Politically, this would be the worst option. If Brown gives an inch, the right will scream that he's kowtowing to the Unions. Only a handful will pick this up at first, but then, only a handful of Union members will be happy: they won't want to go part of the way towards their goals; they will want to reach them. Was the introduction of a minimum wage enough? Of course not: they want it to be higher. Is passing anti-discrimination law enough? Of course not: they (quite sensibly) want it to be enforced. Beyond employment law, did devolution kill the SNP stone dead, as George Robertson predicted? Definitely not!

With every demand that Brown agrees to, another one will come in its place. And with every demand Brown agrees to, the more people on the right of Labour's support will switch back to the Tories, and the more bitter the battle will become when the demands reach such a level that he has to dismiss them. He will face questions from the Right as to why he has drawn the line in the sand at that point and no sooner. He will face questions from the Left as to why he was willing to go as far as he had done, but no further. He will enter into a major row with the Unions, and perhaps the same industrial action as if he had gone into battle with them from Day One, but without the initial goodwill of the Right.

The bottom line

In short, Brown's options all carry risks: the 'niggle' option is possibly the safest for Brown, as he will be hit by the SNP, but strikes by the Unions would be impossible to justify, and he would cut off an obvious Tory line of attack that he is in thrall to the Unions who prop up Labour.

Brown likes to talk about being a 'British' politican. Here's his chance to prove it: can he battle the Tories, and win on their turf, at the expense of losing some ground to the SNP? If not, it shows that Scotland and Scottish politics is still his main focus, perhaps undermining a taunt that can be (and has been) levelled at him by the SNP (that he's sold out Scotland for his place in Downing Street), but giving fuel to the Tory taunt that he's a Scot running England, while the SNP run his own country.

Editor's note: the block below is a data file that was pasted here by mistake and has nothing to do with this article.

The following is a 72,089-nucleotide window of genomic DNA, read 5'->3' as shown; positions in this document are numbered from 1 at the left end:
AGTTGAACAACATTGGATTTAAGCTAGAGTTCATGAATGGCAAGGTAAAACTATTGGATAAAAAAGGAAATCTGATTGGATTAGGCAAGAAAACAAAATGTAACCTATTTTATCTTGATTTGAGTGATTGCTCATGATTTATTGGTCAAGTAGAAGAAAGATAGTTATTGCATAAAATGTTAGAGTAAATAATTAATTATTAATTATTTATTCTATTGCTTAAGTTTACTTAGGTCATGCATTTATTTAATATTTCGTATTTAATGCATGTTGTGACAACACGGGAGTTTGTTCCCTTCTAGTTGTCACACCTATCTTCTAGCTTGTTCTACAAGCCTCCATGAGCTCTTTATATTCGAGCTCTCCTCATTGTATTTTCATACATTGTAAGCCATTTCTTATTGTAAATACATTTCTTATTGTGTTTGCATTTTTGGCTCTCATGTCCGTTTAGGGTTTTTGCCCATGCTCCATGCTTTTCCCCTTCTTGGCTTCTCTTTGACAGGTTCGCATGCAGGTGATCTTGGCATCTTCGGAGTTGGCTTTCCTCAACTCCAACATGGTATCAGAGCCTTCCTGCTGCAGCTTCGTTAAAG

And that opens up a whole new can of worms on the other kind of Union.


Anonymous said...

a full-on confrontation in the form of widespread industrial action very likely, and this will kill his Governmnet

So... the unions want the Tories to win and are willing to strike to achieve that? I know some of them are a bit mental, but this seems... unlikely.

Anonymous said...

The Lib Dems are only leftist in some parts of the country. My, who does that remind you of, the SNP are only leftist in some parts of their 'government'. I'm looking forward to the first time Enterprise Minister, Jim Mather, (slightly to the right of Atilla) sits down with the Scottish Unions. No TU representation on the 'Council of Economic Advisors'. Your post is riddled with inaccuracies and poor analysis of the wider labour movement on these islands. The SNP needs to decide which side it is on and in the meantime let the unions decide which party best delivers for their members.

Will said...

Anon 1... it has happened before, remember. Regardless of the strategy that Unions might want to employ, and the fact that Unions would obviously prefer Labour to the Tories notwithstanding, do the Unions really have a choice but to pursue action if the relationship deteriorates? Should the Unions waive one of the most important labour rights they have (the right to strike) just to keep Gordon Brown in a job?

And Anon 2... if you feel I'm missing bits out, and getting things wrong, perhaps you might like to put your money where your mouth is and explain what I am missing out and getting wrong.